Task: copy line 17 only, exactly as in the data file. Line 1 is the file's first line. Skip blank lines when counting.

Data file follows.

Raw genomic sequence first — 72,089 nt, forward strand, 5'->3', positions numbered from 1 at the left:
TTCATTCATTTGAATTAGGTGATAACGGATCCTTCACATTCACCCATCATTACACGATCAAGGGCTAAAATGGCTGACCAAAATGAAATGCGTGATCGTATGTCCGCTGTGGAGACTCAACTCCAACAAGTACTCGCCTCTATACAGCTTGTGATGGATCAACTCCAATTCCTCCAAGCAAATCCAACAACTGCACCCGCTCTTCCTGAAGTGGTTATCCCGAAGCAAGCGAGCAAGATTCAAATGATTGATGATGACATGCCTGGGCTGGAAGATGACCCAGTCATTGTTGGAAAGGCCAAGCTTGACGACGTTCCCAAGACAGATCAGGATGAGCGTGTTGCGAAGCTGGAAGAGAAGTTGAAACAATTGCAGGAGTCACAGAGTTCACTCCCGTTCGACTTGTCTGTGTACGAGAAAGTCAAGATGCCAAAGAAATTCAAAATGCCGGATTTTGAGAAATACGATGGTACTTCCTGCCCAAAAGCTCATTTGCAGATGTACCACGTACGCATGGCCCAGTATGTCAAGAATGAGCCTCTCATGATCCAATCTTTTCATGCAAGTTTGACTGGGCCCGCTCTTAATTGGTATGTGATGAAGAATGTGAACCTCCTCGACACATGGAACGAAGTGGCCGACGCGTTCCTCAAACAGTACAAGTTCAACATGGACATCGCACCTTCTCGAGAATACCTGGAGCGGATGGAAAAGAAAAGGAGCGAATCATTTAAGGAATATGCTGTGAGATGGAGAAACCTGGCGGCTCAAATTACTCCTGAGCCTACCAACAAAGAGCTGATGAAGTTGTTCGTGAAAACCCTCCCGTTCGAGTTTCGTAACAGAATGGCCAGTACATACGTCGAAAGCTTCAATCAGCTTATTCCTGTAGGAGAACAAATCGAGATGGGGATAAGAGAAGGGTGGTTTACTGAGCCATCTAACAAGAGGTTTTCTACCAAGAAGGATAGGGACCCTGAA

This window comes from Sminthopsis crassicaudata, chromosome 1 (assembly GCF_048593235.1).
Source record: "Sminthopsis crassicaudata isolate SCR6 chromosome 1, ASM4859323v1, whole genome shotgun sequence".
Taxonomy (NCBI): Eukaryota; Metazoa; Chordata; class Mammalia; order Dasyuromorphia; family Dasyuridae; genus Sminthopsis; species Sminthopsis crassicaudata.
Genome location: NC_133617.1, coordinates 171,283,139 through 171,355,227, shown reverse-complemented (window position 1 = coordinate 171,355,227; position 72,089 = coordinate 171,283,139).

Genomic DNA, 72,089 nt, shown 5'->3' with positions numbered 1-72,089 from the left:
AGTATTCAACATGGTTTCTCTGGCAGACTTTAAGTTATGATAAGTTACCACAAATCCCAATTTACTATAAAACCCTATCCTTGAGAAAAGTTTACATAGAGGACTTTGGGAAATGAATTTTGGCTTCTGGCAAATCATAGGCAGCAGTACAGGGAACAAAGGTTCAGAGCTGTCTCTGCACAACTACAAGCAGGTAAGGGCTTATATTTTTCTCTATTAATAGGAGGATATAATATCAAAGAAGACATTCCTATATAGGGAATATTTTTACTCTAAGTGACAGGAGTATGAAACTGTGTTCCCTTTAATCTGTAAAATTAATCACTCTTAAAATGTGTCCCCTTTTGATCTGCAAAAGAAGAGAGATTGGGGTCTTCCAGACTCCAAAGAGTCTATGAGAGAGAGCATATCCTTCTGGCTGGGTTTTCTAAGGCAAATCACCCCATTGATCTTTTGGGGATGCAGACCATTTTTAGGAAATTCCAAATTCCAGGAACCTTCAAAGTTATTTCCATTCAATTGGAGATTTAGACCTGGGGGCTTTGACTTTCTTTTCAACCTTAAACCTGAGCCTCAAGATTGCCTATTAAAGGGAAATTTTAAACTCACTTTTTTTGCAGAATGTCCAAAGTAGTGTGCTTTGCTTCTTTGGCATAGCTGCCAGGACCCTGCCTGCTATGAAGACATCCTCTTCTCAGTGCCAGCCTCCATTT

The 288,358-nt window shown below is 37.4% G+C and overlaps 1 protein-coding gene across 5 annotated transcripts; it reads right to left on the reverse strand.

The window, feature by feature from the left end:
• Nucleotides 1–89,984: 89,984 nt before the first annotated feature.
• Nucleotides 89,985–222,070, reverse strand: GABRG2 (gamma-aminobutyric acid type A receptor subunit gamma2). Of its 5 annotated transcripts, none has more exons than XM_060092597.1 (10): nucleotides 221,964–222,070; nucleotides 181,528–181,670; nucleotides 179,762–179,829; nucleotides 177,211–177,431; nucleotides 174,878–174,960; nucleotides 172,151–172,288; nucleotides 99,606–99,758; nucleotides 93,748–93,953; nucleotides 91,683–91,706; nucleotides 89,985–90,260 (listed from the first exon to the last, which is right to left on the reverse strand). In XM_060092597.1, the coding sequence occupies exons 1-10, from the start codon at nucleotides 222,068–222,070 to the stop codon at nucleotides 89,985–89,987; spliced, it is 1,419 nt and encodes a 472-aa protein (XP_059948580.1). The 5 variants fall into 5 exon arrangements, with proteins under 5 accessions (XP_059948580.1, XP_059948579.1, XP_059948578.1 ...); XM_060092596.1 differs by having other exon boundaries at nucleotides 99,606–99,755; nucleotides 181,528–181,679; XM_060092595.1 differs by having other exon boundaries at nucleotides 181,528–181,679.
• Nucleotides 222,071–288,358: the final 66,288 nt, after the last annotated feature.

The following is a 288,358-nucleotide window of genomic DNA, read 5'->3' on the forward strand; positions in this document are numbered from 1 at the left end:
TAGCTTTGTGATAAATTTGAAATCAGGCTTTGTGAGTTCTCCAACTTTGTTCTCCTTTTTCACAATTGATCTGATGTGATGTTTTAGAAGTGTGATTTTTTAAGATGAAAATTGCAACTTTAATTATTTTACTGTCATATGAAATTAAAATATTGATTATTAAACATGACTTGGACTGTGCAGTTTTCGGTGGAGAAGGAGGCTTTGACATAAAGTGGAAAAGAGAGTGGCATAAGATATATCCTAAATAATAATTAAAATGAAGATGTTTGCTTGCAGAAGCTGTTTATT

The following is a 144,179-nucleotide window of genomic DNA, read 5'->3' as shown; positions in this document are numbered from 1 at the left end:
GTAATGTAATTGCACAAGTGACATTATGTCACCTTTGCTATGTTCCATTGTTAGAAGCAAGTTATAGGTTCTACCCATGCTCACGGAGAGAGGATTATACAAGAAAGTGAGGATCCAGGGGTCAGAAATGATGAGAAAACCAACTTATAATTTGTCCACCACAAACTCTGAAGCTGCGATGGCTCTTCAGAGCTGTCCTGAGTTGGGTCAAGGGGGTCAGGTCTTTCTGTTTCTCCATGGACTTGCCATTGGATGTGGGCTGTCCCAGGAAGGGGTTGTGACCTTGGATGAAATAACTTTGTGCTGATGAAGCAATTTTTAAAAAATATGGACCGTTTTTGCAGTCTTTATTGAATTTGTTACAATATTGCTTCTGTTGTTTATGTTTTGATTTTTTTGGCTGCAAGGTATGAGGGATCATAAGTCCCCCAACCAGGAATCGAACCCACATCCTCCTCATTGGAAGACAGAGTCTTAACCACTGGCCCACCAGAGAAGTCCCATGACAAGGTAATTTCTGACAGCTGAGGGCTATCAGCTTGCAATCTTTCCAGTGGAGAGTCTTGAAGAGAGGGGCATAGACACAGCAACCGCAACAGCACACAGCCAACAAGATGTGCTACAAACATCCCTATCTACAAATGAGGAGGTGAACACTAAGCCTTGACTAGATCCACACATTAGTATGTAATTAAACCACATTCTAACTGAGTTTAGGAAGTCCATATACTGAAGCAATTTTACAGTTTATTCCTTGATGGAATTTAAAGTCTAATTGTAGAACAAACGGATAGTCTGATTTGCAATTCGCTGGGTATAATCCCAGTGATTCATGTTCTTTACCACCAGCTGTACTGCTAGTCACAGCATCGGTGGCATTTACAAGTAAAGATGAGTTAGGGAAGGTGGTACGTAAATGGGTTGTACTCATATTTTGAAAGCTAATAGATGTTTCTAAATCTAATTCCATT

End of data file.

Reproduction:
GTAATGTAATTGCACAAGTGACATTATGTCACCTTTGCTATGTTCCATTGTTAGAAGCAAGTTATAGGTTCTACCCATGCTCACGGAGAGAGGATTATACAAGAAAGTGAGGATCCAGGGGTCAGAAATGATGAGAAAACCAACTTATAATTTGTCCACCACAAACTCTGAAGCTGCGATGGCTCTTCAGAGCTGTCCTGAGTTGGGTCAAGGGGGTCAGGTCTTTCTGTTTCTCCATGGACTTGCCATTGGATGTGGGCTGTCCCAGGAAGGGGTTGTGACCTTGGATGAAATAACTTTGTGCTGATGAAGCAATTTTTAAAAAATATGGACCGTTTTTGCAGTCTTTATTGAATTTGTTACAATATTGCTTCTGTTGTTTATGTTTTGATTTTTTTGGCTGCAAGGTATGAGGGATCATAAGTCCCCCAACCAGGAATCGAACCCACATCCTCCTCATTGGAAGACAGAGTCTTAACCACTGGCCCACCAGAGAAGTCCCATGACAAGGTAATTTCTGACAGCTGAGGGCTATCAGCTTGCAATCTTTCCAGTGGAGAGTCTTGAAGAGAGGGGCATAGACACAGCAACCGCAACAGCACACAGCCAACAAGATGTGCTACAAACATCCCTATCTACAAATGAGGAGGTGAACACTAAGCCTTGACTAGATCCACACATTAGTATGTAATTAAACCACATTCTAACTGAGTTTAGGAAGTCCATATACTGAAGCAATTTTACAGTTTATTCCTTGATGGAATTTAAAGTCTAATTGTAGAACAAACGGATAGTCTGATTTGCAATTCGCTGGGTATAATCCCAGTGATTCATGTTCTTTACCACCAGCTGTACTGCTAGTCACAGCATCGGTGGCATTTACAAGTAAAGATGAGTTAGGGAAGGTGGTACGTAAATGGGTTGTACTCATATTTTGAAAGCTAATAGATGTTTCTAAATCTAATTCCATT